Worker Recovery Act

Worker, Retiree and Employer Recovery Act of 2008 - 12/24/08

Kim: the President just signed a new pension law, the Worker, Retiree and Employer Recover Act of 2008 that impacts how much money you can take out of your IRA and 401k. Here to discuss what the new law means to you is attorney Michael Solomon.

Kim: The new pension law makes some changes in when people have to take money out of their ira in 2009. How does the law work?

Mike : First lets understand the basic rules.

  • Mandatory Distributions - If you turn 70-1/2 in 2009, the old law required you to take out a minimum distribution from your IRA or other retirement plan by April 1 of 2010. Then you have to takeout one more distribution by December 31 of 2010. After that you just have to take on minimum distribution a year.
  • Minimum Distribution- A minimum distribution is the amount you have in your IRA as of the end of the prior year divided by your life expectancy. The first distribution due on April 1st goes back two years.
  • Penalties - If you don't take out your minimum distribution on time the IRS penalizes you by charging you 50% of what your distribution should have been and you still have to take the money out. You could end up owing over 90% of your distribution in taxes if you mess up.

If you turn 70-1/2 in 2009, the new law allows you to skip the distribution that is due on April 1, 2010, but not the December 2010 distribution. And if you turned 70-1/2 in 2008 you are out of luck. You need to take your first distribution out by April 1 of 2009 and your second by December 31, 2009.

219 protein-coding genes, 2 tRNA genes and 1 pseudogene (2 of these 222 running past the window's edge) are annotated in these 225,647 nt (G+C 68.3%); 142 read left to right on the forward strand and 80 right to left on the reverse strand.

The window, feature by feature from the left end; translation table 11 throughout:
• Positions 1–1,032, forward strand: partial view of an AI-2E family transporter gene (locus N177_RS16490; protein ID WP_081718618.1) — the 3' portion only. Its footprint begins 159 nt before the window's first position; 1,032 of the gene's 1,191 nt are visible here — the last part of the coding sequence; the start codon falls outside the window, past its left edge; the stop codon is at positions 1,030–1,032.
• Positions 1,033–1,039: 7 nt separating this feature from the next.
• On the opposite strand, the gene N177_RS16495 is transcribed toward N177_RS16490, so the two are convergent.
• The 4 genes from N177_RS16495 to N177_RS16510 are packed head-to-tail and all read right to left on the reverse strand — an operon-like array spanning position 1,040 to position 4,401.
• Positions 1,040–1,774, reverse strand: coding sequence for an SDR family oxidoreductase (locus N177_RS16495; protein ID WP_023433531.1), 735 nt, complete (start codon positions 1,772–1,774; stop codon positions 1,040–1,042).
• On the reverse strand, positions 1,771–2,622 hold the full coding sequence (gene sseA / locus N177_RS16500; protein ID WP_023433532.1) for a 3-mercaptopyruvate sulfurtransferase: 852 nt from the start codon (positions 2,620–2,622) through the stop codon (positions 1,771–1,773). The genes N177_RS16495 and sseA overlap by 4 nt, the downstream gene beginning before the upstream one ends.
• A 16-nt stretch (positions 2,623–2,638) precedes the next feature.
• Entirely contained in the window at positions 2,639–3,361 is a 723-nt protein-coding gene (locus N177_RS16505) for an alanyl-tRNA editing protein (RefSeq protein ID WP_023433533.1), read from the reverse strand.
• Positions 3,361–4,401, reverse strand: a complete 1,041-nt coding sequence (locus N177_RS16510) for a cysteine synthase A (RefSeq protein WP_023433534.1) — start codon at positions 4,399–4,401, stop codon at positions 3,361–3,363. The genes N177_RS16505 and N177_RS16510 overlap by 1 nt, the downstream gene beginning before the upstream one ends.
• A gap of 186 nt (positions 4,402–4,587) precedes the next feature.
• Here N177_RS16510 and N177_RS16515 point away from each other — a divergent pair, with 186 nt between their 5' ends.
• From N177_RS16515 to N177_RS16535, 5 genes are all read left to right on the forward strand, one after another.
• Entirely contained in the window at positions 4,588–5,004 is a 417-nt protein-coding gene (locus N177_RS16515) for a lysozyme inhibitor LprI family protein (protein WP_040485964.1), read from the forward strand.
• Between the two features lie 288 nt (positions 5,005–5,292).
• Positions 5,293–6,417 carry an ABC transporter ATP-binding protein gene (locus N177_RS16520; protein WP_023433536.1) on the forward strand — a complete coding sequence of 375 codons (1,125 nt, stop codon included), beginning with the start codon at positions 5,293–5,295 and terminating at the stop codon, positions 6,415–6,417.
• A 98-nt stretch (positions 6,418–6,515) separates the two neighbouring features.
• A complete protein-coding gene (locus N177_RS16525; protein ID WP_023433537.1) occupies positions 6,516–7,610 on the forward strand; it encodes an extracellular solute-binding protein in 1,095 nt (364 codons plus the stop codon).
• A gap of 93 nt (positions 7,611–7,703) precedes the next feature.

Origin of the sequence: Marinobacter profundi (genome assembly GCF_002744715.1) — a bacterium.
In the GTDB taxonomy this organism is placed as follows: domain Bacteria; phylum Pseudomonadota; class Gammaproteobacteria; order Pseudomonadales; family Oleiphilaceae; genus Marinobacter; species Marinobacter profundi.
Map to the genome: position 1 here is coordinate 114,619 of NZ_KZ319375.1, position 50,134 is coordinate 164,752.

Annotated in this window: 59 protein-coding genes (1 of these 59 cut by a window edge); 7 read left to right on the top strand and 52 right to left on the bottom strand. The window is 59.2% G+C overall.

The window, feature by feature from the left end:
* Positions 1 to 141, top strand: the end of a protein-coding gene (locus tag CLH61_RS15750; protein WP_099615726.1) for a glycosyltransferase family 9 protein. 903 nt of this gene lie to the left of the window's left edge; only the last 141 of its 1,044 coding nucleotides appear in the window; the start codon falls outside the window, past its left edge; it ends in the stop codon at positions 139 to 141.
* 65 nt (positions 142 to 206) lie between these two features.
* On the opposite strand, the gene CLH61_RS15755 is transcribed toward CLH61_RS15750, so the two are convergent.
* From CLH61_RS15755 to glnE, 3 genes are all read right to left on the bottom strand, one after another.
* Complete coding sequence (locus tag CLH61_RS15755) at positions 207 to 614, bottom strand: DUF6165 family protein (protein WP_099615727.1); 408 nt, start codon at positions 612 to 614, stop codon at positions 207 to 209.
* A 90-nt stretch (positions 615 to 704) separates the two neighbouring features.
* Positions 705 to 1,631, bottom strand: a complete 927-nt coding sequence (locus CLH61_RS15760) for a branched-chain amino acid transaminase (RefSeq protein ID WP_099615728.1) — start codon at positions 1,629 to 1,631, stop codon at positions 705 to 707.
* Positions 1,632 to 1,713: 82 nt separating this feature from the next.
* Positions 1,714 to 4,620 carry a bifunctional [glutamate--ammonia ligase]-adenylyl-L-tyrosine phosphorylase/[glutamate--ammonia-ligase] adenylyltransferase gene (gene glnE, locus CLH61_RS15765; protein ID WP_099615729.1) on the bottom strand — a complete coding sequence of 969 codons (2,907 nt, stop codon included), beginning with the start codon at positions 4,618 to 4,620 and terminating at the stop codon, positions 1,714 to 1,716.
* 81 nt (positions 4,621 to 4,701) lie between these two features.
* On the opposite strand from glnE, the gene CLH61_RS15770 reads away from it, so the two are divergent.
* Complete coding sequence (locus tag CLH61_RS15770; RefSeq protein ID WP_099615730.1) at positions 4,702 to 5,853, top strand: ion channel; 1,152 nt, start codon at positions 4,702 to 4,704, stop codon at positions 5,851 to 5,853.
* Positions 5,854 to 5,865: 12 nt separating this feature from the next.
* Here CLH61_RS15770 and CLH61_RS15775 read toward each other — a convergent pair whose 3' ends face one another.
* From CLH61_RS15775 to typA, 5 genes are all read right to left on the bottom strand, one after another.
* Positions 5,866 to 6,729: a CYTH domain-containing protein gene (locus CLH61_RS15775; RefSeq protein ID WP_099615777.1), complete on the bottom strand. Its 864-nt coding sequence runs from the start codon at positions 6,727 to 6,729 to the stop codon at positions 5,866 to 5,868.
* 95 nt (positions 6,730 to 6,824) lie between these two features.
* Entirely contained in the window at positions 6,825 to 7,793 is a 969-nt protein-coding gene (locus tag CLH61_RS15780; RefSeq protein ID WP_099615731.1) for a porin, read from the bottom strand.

Kim: Why did Congress make this change?

Mike: After the collapse of the stock market Congress did not want to force retirees to shrink their IRA by taking money out of the IRA and pay income taxes while their IRAs are already shrinking from the market collapse. However it protects only the people turning 70-1/2 in 2009. If you turned 70-1/2 already or will in 2010, the new law doesn't help you.

Kim: Do you have any planning tips for IRAs and 401ks.

Mike: Here are a couple of tips:

  • Beneficiary Forms- Fill out your IRA or retirement plan beneficiary form by naming for example your spouse, child or a trust as a beneficiary. The beneficiary form not your will says who inherits your IRA. If you don't fill it out your IRA through probate and could cause higher income taxes on your inherited IRA
  • Don't liquidate IRA- Your IRA does not have to liquidate on death. It can pay out over the life expectancy of the person inheriting the IRA. This can be a great benefit for your children and grandchildren. For example if a grandchild inherits your ira and takes distributions out over his life expectancy a $50,000 IRA could grow to be worth a half a million dollars over the life expectancy of the grandchild.

Your IRA is one of your largest assets you should sit down with a knowledgeable advisor who has your interests at heart to get the proper planning advice.

Kim : Thank you